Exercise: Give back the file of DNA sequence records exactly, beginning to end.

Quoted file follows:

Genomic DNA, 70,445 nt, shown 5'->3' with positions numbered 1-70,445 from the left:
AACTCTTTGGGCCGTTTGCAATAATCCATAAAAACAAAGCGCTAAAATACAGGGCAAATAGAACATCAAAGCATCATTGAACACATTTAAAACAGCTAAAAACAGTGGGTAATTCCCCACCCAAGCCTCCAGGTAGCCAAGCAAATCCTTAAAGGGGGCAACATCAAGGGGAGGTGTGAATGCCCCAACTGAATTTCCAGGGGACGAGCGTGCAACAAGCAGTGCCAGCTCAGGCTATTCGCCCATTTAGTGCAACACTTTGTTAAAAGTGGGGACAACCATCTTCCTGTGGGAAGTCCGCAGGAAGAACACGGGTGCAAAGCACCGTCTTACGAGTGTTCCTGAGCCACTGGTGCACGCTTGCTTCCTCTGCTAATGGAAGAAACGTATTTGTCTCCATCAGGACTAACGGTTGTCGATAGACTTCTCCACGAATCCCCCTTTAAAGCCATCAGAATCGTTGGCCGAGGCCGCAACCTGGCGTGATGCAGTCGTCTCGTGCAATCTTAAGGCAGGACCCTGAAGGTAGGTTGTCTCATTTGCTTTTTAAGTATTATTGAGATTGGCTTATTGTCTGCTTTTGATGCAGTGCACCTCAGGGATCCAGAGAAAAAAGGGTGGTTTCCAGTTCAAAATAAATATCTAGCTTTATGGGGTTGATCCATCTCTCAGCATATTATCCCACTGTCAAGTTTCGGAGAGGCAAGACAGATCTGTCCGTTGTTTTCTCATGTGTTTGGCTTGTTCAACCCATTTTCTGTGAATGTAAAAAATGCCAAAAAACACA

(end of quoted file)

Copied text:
Genomic DNA, 70,445 nt, shown 5'->3' with positions numbered 1-70,445 from the left:
AACTCTTTGGGCCGTTTGCAATAATCCATAAAAACAAAGCGCTAAAATACAGGGCAAATAGAACATCAAAGCATCATTGAACACATTTAAAACAGCTAAAAACAGTGGGTAATTCCCCACCCAAGCCTCCAGGTAGCCAAGCAAATCCTTAAAGGGGGCAACATCAAGGGGAGGTGTGAATGCCCCAACTGAATTTCCAGGGGACGAGCGTGCAACAAGCAGTGCCAGCTCAGGCTATTCGCCCATTTAGTGCAACACTTTGTTAAAAGTGGGGACAACCATCTTCCTGTGGGAAGTCCGCAGGAAGAACACGGGTGCAAAGCACCGTCTTACGAGTGTTCCTGAGCCACTGGTGCACGCTTGCTTCCTCTGCTAATGGAAGAAACGTATTTGTCTCCATCAGGACTAACGGTTGTCGATAGACTTCTCCACGAATCCCCCTTTAAAGCCATCAGAATCGTTGGCCGAGGCCGCAACCTGGCGTGATGCAGTCGTCTCGTGCAATCTTAAGGCAGGACCCTGAAGGTAGGTTGTCTCATTTGCTTTTTAAGTATTATTGAGATTGGCTTATTGTCTGCTTTTGATGCAGTGCACCTCAGGGATCCAGAGAAAAAAGGGTGGTTTCCAGTTCAAAATAAATATCTAGCTTTATGGGGTTGATCCATCTCTCAGCATATTATCCCACTGTCAAGTTTCGGAGAGGCAAGACAGATCTGTCCGTTGTTTTCTCATGTGTTTGGCTTGTTCAACCCATTTTCTGTGAATGTAAAAAATGCCAAAAAACACA